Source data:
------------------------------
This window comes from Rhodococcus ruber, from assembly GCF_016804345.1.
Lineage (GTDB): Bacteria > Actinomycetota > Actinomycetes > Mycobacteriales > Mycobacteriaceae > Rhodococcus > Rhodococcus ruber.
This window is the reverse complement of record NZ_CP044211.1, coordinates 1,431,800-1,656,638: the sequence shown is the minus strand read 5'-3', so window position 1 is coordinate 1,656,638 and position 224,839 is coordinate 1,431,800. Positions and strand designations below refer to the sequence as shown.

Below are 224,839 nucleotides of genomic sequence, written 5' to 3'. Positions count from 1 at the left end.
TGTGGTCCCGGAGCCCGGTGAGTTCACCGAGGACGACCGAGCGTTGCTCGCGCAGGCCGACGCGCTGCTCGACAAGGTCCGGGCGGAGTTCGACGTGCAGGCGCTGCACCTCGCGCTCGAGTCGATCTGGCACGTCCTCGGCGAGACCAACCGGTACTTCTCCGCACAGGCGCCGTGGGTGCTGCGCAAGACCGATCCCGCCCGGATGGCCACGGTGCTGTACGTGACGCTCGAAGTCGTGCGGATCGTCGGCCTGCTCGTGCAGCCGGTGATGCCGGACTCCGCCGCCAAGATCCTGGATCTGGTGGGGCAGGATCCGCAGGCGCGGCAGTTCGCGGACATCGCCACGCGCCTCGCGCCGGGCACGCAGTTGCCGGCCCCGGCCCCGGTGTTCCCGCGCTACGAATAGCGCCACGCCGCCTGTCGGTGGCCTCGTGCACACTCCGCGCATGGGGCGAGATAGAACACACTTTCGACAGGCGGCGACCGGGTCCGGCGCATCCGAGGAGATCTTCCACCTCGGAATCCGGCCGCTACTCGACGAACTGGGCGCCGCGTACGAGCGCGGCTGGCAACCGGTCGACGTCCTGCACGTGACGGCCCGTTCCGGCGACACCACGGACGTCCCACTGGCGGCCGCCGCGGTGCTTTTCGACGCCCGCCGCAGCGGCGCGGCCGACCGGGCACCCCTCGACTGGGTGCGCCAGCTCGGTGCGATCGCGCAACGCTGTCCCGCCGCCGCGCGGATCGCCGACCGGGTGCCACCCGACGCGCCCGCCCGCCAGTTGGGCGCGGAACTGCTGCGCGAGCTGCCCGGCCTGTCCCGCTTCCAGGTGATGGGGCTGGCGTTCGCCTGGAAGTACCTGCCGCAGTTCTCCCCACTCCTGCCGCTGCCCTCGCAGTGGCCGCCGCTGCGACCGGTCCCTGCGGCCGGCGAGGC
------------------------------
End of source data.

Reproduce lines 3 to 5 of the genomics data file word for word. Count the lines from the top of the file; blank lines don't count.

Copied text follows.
This window is the reverse complement of record NZ_CP044211.1, coordinates 1,431,800-1,656,638: the sequence shown is the minus strand read 5'-3', so window position 1 is coordinate 1,656,638 and position 224,839 is coordinate 1,431,800. Positions and strand designations below refer to the sequence as shown.

Below are 224,839 nucleotides of genomic sequence, written 5' to 3'. Positions count from 1 at the left end.
TGTGGTCCCGGAGCCCGGTGAGTTCACCGAGGACGACCGAGCGTTGCTCGCGCAGGCCGACGCGCTGCTCGACAAGGTCCGGGCGGAGTTCGACGTGCAGGCGCTGCACCTCGCGCTCGAGTCGATCTGGCACGTCCTCGGCGAGACCAACCGGTACTTCTCCGCACAGGCGCCGTGGGTGCTGCGCAAGACCGATCCCGCCCGGATGGCCACGGTGCTGTACGTGACGCTCGAAGTCGTGCGGATCGTCGGCCTGCTCGTGCAGCCGGTGATGCCGGACTCCGCCGCCAAGATCCTGGATCTGGTGGGGCAGGATCCGCAGGCGCGGCAGTTCGCGGACATCGCCACGCGCCTCGCGCCGGGCACGCAGTTGCCGGCCCCGGCCCCGGTGTTCCCGCGCTACGAATAGCGCCACGCCGCCTGTCGGTGGCCTCGTGCACACTCCGCGCATGGGGCGAGATAGAACACACTTTCGACAGGCGGCGACCGGGTCCGGCGCATCCGAGGAGATCTTCCACCTCGGAATCCGGCCGCTACTCGACGAACTGGGCGCCGCGTACGAGCGCGGCTGGCAACCGGTCGACGTCCTGCACGTGACGGCCCGTTCCGGCGACACCACGGACGTCCCACTGGCGGCCGCCGCGGTGCTTTTCGACGCCCGCCGCAGCGGCGCGGCCGACCGGGCACCCCTCGACTGGGTGCGCCAGCTCGGTGCGATCGCGCAACGCTGTCCCGCCGCCGCGCGGATCGCCGACCGGGTGCCACCCGACGCGCCCGCCCGCCAGTTGGGCGCGGAACTGCTGCGCGAGCTGCCCGGCCTGTCCCGCTTCCAGGTGATGGGGCTGGCGTTCGCCTGGAAGTACCTGCCGCAGTTCTCCCCACTCCTGCCGCTGCCCTCGCAGTGGCCGCCGCTGCGACCGGTCCCTGCGGCCGGCGAGGC